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Max Euwe vs Samuel Reshevsky
Nottingham (1936), Nottingham ENG, rd 1, Aug-10
Queen's Indian Defense: Capablanca Variation (E16)  ·  1-0



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Kibitzer's Corner
Jun-22-13  RookFile: This looks like a terrific game from Euwe. The ending looks hard to win, yet he presses home his advantage.
Jun-22-13  SimonWebbsTiger: Alas, Alekhine in the tournament book and Euwe himself ("From My Games: 1920-37"), were both critical of the play.

Needless to say, Reshevsky was in time pressure and missed 34...Qh1, with a draw. Both gave a long analysis starting with 35. Qf3 Qf1 36. Kh4 e4. "White would have to play the correct moves in order not to find himself in trouble" -- Alekhine.

Both agreed 42...Qb6 was the fatal mistake. 42...Qc3, idea ...e5-e4: "and the outcome would still be unclear" -- Euwe; "the resulting endgame would still be very hard to win" -- Alekhine.

29. Qc3 and 33. f3 were suggested as stronger.

There are some interesting junctures where Alekhine and Euwe disagree in their notes.

The queen endgame has been quoted in two standard Works: Averbakh's "Queen and Pawn Endings" p.123 (Batsford 1975); and as a blue highlighted position - ie. one to remember! - in Dvoretsky's Endgame Manual p.259 (2nd Ed., Russell Enterprises, 2008). The latter position starting at move 41

Premium Chessgames Member
  plang: In their 8th match game in 1931 Capablanca played 8..Ne4 9 Qc2..Nxc3 10 Ng5..Ne4 against Euwe and managed to draw but I doubt that many would try this with Black. 11 dxc had been played in Reshevsky's win over Fine at Detroit 1933; 11 Rad1 was new. The alternative 14..Nc6 15 Nxc6..Rxc6 16 e4..Rac8 17 b3 would have left White with a positional edge. Had Reshevsky played 15..Ne8 he would have avoided giving Euwe the queenside pawn majority he got in the game though White would have retained an initiative. Alekhine thought that after 24..f5 25 Qb7..Qc6+ 26 Qxc6..Rxc6 27 Rd7..Rc2 Black would have been in little danger of losing. 29 Qc3 would have been stronger leading to the exchange of the White KP for the Black QRP. He achieved this a few moves later but only because Reshevsky missed 34..Qh1. The missed drawing line is interesting: 34..Qh1 35 35 Qf3..Qf1+ 36 Kh4..e4 37 Qe3..Qg2 38 Kg5..Qxh2 39 Kf6..h4 40 Qc5..Re8 41 Rxf7..hxg 42 Rg7+..Kh8 43 Qe5..Qxf2+ 44 Kxg6..Qf5+ 45 Qxf5..exf 46 Rh7 with a perpetual check. 38 Ra7 would have been better keeping the rooks on.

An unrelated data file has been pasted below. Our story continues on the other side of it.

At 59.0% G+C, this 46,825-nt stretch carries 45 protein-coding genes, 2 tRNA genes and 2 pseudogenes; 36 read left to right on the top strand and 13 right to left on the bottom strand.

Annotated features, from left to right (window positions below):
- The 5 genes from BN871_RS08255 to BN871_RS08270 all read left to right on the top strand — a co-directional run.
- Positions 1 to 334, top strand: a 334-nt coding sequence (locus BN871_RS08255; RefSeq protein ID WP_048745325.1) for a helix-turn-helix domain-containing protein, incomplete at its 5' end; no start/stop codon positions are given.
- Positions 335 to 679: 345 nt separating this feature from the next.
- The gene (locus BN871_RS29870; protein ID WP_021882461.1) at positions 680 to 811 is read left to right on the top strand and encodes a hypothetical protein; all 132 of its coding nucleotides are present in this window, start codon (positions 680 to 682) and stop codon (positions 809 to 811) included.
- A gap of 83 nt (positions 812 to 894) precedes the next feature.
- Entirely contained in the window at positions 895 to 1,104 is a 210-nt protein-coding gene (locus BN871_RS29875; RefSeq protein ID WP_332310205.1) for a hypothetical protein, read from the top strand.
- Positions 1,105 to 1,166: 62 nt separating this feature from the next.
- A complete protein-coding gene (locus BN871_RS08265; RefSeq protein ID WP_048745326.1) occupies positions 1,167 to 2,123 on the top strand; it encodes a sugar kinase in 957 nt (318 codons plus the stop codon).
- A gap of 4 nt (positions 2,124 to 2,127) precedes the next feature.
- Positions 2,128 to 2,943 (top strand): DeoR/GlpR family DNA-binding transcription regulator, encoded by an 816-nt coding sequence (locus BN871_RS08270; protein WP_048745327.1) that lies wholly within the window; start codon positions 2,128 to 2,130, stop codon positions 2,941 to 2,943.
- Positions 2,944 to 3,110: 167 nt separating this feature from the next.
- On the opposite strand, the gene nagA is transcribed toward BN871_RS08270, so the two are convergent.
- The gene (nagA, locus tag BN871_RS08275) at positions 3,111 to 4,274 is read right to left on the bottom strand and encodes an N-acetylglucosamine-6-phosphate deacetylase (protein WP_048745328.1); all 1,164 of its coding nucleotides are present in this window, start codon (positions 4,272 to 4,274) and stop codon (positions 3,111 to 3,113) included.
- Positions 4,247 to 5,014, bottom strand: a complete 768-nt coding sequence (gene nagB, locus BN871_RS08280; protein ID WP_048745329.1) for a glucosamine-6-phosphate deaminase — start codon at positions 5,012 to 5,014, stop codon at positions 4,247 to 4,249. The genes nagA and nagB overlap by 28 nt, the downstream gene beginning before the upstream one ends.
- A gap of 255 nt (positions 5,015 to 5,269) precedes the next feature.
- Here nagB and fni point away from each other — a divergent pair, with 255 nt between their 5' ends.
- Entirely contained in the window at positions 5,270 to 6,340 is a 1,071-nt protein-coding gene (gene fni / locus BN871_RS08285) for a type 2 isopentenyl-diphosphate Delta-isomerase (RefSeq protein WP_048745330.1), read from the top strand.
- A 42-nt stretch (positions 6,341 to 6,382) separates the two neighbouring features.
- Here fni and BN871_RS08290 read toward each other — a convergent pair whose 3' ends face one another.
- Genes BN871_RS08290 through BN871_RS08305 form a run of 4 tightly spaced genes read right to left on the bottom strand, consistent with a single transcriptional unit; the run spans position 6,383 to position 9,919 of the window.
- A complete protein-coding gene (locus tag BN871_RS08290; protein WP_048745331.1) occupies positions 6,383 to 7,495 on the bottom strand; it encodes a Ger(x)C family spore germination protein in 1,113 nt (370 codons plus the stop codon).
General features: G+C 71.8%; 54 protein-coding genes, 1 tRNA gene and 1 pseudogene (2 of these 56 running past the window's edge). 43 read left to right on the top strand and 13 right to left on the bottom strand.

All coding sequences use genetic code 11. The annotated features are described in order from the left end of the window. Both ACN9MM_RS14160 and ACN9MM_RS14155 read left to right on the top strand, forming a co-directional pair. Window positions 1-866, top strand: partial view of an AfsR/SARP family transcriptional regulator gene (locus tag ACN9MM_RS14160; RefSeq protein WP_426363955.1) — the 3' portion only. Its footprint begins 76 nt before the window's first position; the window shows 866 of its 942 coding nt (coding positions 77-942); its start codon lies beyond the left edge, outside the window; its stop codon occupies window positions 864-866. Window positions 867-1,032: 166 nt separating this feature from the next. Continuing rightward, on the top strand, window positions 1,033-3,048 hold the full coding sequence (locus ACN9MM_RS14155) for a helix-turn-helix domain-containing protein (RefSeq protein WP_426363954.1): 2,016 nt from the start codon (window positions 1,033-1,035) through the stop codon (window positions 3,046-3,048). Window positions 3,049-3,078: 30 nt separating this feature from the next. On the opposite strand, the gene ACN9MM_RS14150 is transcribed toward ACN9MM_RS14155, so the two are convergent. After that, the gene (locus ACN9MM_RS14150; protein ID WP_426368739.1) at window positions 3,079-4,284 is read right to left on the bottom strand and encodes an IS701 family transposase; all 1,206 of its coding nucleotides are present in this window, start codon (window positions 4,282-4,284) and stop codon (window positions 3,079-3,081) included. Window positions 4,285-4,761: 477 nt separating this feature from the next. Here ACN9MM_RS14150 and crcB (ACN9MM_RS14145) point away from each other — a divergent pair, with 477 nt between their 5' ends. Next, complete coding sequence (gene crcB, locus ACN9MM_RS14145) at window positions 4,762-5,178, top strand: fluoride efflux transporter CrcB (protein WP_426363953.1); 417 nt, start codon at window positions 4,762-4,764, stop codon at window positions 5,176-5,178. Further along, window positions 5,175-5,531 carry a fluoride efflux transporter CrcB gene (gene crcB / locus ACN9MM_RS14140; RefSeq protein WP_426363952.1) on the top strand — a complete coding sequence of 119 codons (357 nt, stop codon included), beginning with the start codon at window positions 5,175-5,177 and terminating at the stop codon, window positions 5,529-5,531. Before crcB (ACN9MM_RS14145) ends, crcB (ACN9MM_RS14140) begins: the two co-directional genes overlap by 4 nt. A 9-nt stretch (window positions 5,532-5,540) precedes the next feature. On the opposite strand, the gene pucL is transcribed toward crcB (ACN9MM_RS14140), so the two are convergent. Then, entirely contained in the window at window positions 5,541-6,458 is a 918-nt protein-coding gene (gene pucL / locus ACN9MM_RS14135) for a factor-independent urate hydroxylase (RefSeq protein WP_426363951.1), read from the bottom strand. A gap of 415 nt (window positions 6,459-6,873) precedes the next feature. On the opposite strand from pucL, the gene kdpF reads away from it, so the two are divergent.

Premium Chessgames Member
  Mateo: 43.a5! was a cool-blooded pawn sacrifice completely justified. Very nice.
Mar-17-18  jerseybob: Euwe's first win over the adult Reshevsky. He beat young Sammy around 1921 or so in one of the prodigy's exhibitions, as black in a Lopez I believe.
Premium Chessgames Member
  OrangeTulip: Another excellent game by Euwe. No wonder Botvinnik feared to play against Euwe before 1948. And keep in mind that Alekhine in his notes always has been very subjective.

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